Monday, September 13, 2010

Creating a contract to protect yourself and your relationships

Many nutrition professionals consider contracts as something scary and a detail that they don’t need to concern themselves with. They don’t want to offend the other party, or want the other party to assume they mistrust them, yet the problem is not one of honesty, but one of protecting the relationship.

Why should you create a contract?
The obvious reason is to protect yourself. If you were to see clients in an MD office or sports clinic, you want all aspects of the agreement spelled out. If you are contracting with a corporation, you want to be very clear what you are doing, for what length of time and in exchange for what compensation.

A huge issue develops when friends decide to go into business or collaborate on a project together. Nothing will end a friendship faster than a misunderstanding around business! An oral agreement can include items/issues that each party may remember differently with the passage of time, yet if it is in writing, and the friends came to a mutual agreement on each item, the friends can refer back to that agreement.

Studies have shown that people tend to be unrealistically optimistic about the future of their personal relationships. It’s this optimism that leads to the importance in drawing up a contract when doing business with someone you have any type of relationship with.

What makes up a contract?
A contract can actually be a very simple document. In order for any contract to be legally binding, there are four basic requirements they all must have, written or oral:

1. Offer and acceptance:
a. An offer is a statement by a person that indicates a willingness to enter into a bargain on the terms stated.
b. An acceptance occurs when the person to whom the offer was addressed indicates a willingness to accept the proposed bargain.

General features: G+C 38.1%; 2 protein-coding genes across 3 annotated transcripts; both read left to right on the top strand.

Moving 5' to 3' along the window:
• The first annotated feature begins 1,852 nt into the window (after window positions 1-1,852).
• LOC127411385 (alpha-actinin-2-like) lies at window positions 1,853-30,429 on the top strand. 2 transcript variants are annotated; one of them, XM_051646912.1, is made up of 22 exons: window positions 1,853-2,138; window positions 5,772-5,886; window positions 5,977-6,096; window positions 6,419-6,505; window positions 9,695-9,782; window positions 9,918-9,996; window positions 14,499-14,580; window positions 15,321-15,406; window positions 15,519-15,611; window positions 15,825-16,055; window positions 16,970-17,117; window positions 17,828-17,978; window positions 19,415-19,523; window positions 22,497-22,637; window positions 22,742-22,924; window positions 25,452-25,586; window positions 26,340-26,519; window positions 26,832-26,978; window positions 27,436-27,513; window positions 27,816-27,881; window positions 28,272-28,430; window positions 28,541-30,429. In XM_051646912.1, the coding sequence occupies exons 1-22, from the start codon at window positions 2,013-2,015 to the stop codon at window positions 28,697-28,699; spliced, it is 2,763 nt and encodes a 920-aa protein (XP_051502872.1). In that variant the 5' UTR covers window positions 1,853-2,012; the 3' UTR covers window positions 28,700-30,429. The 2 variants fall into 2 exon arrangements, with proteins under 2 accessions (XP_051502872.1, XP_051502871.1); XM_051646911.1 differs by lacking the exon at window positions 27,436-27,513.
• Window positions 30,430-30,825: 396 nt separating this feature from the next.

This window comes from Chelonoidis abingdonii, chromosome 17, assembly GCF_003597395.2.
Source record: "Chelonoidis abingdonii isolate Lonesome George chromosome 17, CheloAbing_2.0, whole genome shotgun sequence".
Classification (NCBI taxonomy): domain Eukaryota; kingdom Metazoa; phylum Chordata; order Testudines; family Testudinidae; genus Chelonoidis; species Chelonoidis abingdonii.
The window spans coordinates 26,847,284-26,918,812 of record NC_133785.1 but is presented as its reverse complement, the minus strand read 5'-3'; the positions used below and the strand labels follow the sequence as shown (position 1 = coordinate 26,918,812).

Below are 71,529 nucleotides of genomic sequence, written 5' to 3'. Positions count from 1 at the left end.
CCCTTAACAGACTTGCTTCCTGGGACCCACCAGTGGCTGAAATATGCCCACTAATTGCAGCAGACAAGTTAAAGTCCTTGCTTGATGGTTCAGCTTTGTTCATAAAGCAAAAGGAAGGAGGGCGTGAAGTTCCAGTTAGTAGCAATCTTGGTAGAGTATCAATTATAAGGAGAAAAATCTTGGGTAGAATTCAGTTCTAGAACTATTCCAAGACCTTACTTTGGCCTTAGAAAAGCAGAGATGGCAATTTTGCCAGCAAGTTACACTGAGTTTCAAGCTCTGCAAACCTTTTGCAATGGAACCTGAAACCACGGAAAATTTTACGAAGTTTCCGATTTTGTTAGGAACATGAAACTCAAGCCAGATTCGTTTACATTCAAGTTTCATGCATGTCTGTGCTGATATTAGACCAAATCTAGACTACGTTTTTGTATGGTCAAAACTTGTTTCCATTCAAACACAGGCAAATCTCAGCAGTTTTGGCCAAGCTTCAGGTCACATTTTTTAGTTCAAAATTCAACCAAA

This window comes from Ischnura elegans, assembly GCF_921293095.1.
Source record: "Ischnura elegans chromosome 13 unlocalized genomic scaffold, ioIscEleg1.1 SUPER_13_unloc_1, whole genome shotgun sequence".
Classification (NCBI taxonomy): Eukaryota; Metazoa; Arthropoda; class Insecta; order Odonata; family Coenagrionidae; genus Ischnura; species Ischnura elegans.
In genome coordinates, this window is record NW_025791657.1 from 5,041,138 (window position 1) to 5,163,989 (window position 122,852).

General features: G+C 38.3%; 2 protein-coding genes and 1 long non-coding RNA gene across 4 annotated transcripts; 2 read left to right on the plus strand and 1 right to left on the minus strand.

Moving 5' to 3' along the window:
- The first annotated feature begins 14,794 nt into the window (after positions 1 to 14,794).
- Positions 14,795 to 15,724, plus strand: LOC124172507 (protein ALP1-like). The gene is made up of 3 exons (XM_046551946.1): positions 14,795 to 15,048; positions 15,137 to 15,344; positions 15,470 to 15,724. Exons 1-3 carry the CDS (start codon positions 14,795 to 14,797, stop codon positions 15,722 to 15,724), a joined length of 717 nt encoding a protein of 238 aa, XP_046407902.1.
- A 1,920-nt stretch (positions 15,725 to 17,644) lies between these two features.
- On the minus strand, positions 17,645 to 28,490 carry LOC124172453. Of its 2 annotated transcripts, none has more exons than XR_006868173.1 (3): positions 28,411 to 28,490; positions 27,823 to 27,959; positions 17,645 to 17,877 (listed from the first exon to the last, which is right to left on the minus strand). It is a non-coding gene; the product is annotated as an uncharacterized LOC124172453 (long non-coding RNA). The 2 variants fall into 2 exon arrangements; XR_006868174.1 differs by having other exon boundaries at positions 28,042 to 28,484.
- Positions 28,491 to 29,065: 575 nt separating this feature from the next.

For a dietitian, an example would include an offer to pay a certain price or percentage of business in exchange for space to see clients and acceptance of that offer from the person with the space.

2. Consideration:
a. This is anything of value that is exchanged between the parties. It can be money, property, a promise to do something or a promise to not do something. It literally means ‘a bargained-for exchange’. The requirement is met when one party gives up something of value in exchange for the other party’s giving up something of value.

An example would be the exchange that one person would provide space and the other person would pay a certain amount for the privilege of using that space. An important key is that both parties must provide something of value.

3. Both parties must have the capacity to enter into a contract:
a. This just means both parties must be mentally competent and not a minor

4. The contract must have a legal purpose:
a. This would be what the purpose of the contract is all about.

Using the above examples, the legal purpose of the contract is that the offeree is offering to pay the offeror a certain sum in exchange for the use of space.

A final section of all contracts should also include an ‘integration’ or ‘merger clause’. This is a statement at the end that states, “this agreement constitutes the entire agreement of the parties and supersedes all prior and contemporaneous agreements, representations, and understandings of the parties.”

Consider a contract as a sign of potential growth for your business and a tool to enhance all of your professional agreements and collaborations. You are in business to succeed, and I strongly believe that contracts with all parties is one sure way to continue that success.

Marjorie Geiser, MBA, RD, NSCA-CPT
MEG Enterprises